Emerging evidence suggests neurofilament light chain (NfL) might be important in predicting progression of multiple sclerosis (MS). A study in Neurology reported that MS patients with elevated levels of this nerve protein biomarker were 40% to 70% more likely than those with low levels of NfL to have worsening symptoms within 1 year.
“These results suggest that elevated levels of these proteins measured early on in the course of the disease may help us to predict how the disease will develop and monitor how treatment is working,” said study author Ali Manouchehrinia, PhD, an assistant professor at the Karolinska Institutet’s Department of Clinical Neuroscience in Stockholm, Sweden, in a statement.
NfL appears in the cerebrospinal fluid (CSF) following axonal brain injury in certain neurologic disorders. According to senior author Ingrid Skelton Kockum, PhD, professor at the Karolinska Institutet’s Department of Clinical Neuroscience, NfL levels in CSF have correlated with long-term outcomes in MS. “NfL levels in CSF have also been shown to be correlated with NfL in blood,” however, no study has ever shown that blood NfL levels associate with future disability for MS patients, Kockum told CLN Stat.
Researchers sought to investigate this association, enrolling 4,385 individuals with MS and randomly selecting 1,026 people matched for age and sex who did not have MS. They measured plasma NfL concentrations with the high sensitivity Single Molecule Array (Simoa) NF-Light Advantage Kit and used the Expanded Disability Status Scale (EDSS) to categorize the MS participants via age-stratified NfL levels above the 80th, 95th, and 99th percentiles of the control group.
EDSS is a scale used to measure disability of MS patients and monitor change over time, Kockum said. “It has been used extensively in clinical trials for different novel medications for MS and many research studies,” she added. Values in the scale range from 0 (normal neurological exam well) to 10 (death due to MS). Some other important values include: 3 (moderate disability or mild disability; no impairment to walking); 4 (able to walk without aid or rest for 500 meters), and 6 (requires a walking aid to walk about 100 meters with or without resting).
Participants were followed for a total of 5 years to see if they developed increased levels of disability. Investigators also looked to see if individuals with high NfL levels developed secondary progressive multiple sclerosis (SPMS). MS patients had an average NfL level of 11.4 pg/ml compared to 7.5 pg/ml in the non-MS patients. Overall, investigators determined that high plasma NfL correlated with sustained EDSS scores 3.0 and 4.0. MS patients were 40% to 70% more likely to have worsening disability during the following year, and 50% more likely to reach a level of moderate disability that affected daily activities. The results reflect other variables that could affect the risk of poorer outcomes in the MS patients, such as rate of relapse and longevity of disease. A total of 525 MS patients (16%) reached the moderate level of disability, and 352 patients (9%) reached significant disability. However, investigators did not find a consistent association between high protein levels and increased risk of more significant disability (EDSS 6.0) or with the risk of developing SPMS.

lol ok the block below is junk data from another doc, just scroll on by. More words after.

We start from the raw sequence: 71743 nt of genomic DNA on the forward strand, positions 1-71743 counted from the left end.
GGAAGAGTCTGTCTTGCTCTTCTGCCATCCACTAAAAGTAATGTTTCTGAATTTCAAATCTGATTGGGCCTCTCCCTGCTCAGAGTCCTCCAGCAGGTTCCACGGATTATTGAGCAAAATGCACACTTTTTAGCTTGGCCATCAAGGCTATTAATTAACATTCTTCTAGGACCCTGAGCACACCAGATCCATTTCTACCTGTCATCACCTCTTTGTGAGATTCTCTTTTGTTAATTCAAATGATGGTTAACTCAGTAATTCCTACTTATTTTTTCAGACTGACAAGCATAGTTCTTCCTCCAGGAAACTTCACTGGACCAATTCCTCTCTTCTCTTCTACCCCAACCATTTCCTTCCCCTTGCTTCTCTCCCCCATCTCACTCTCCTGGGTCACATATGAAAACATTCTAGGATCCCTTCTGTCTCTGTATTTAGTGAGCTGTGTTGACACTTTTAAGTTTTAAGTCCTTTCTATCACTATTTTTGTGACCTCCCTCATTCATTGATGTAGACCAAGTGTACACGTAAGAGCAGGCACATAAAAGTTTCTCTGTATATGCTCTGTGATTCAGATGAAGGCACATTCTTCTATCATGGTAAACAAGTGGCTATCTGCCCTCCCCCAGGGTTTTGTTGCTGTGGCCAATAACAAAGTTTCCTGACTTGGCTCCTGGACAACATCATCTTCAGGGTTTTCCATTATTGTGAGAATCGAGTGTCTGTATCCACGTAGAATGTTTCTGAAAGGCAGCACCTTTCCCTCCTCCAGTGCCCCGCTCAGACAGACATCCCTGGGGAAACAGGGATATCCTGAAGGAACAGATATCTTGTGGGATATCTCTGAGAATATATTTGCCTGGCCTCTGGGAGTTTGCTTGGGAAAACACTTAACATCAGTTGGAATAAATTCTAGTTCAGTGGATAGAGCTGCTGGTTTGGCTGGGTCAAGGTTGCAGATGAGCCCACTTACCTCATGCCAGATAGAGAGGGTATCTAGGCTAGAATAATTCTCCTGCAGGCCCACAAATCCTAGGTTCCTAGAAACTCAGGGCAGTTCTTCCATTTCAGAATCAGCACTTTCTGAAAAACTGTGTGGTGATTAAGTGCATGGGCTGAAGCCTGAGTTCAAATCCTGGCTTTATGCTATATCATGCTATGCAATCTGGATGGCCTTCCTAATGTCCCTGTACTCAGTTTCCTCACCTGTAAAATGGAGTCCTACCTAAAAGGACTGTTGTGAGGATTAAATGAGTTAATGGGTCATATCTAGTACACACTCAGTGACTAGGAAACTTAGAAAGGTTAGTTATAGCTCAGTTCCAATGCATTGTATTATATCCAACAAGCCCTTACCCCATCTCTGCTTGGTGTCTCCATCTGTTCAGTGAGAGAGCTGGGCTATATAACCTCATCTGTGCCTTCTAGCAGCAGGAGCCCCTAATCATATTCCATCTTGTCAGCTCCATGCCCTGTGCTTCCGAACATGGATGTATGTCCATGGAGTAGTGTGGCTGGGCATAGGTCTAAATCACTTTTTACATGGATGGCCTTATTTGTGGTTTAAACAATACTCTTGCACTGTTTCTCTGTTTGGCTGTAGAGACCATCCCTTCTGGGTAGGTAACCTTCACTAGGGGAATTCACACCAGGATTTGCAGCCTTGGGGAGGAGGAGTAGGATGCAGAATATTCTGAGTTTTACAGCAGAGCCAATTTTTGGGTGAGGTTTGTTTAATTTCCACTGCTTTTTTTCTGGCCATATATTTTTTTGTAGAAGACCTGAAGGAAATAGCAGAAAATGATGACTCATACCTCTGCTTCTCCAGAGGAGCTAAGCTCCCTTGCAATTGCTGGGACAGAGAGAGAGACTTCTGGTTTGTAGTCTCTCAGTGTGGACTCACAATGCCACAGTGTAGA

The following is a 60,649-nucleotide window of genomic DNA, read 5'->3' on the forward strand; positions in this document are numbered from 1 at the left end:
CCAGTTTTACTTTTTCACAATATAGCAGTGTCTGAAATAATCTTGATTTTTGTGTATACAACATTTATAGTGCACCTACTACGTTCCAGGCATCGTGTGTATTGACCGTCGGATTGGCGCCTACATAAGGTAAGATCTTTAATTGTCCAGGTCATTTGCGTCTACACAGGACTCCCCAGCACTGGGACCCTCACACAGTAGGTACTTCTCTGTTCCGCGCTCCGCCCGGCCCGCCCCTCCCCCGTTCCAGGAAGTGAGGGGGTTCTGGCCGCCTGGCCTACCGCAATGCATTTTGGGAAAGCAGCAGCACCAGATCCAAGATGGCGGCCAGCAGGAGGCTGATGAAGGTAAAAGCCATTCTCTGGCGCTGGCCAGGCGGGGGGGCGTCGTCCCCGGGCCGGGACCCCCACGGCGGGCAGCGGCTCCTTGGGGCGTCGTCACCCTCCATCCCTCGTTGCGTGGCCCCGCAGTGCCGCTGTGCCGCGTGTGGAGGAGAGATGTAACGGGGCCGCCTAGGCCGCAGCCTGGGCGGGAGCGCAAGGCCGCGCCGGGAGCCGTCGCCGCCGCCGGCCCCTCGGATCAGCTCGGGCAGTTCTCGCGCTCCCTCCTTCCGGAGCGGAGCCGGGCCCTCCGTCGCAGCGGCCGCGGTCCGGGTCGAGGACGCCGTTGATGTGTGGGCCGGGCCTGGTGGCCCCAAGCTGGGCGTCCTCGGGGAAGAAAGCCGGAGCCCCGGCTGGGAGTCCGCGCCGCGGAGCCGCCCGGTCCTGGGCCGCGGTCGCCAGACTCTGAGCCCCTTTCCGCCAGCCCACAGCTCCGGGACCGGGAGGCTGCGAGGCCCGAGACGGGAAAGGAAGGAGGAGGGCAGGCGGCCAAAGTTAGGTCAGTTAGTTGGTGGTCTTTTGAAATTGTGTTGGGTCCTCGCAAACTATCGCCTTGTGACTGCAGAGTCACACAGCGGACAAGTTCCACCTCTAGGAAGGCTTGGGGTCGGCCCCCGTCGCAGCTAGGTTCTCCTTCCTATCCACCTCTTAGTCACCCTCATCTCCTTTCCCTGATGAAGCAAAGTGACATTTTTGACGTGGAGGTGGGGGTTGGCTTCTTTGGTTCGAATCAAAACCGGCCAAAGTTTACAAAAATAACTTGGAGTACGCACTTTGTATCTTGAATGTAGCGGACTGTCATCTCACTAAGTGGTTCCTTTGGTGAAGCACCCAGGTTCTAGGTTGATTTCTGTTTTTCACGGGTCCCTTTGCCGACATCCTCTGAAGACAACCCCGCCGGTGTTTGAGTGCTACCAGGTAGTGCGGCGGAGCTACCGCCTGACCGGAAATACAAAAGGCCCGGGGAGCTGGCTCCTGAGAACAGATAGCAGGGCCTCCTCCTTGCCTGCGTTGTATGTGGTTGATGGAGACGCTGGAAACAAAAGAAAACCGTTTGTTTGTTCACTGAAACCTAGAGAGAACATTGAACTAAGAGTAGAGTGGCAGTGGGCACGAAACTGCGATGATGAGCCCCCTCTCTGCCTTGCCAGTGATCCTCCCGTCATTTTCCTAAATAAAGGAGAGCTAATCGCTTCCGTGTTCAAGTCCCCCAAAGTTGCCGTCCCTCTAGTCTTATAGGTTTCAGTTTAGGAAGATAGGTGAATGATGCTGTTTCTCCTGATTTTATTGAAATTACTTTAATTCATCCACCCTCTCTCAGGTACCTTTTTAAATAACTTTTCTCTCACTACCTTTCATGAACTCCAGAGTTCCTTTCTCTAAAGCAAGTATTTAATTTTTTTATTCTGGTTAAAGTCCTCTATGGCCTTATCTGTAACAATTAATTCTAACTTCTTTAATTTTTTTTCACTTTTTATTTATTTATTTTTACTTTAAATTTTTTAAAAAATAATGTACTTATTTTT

“In a disease like MS that is so unpredictable and varies so much from one person to the next, having a noninvasive blood test like this could be very valuable, especially since treatments are most effective in the earliest stages of the disease,” said Manouchehrinia.
A related editorial observed that “as NfL fluctuates within individuals with relapses, a sole baseline NfL measurement might be insufficient for founding treatment decisions and prognosis. Current disease activity should be taken into account, and multiple NfL measurements over time may be needed to improve the prediction.”
Manouchehrinia acknowledged that the level of NfL varied significantly, overlapping between the MS and non-MS cohorts. Other factors not analyzed in the study, such as other medical conditions, might influence NfL levels. While the results are encouraging, more research is needed before NfL could be used routinely in clinical practice, he added.
Since EDSS mainly measures physical disability and MS also affects patients in many other ways such as cognition, Kockum indicated that the research team “also plans to investigate if plasma NfL can predict worsening in cognitive functions estimated, using a scale called the Symbol Digit Modalities Test,” a metric that screens for organic cerebral dysfunction.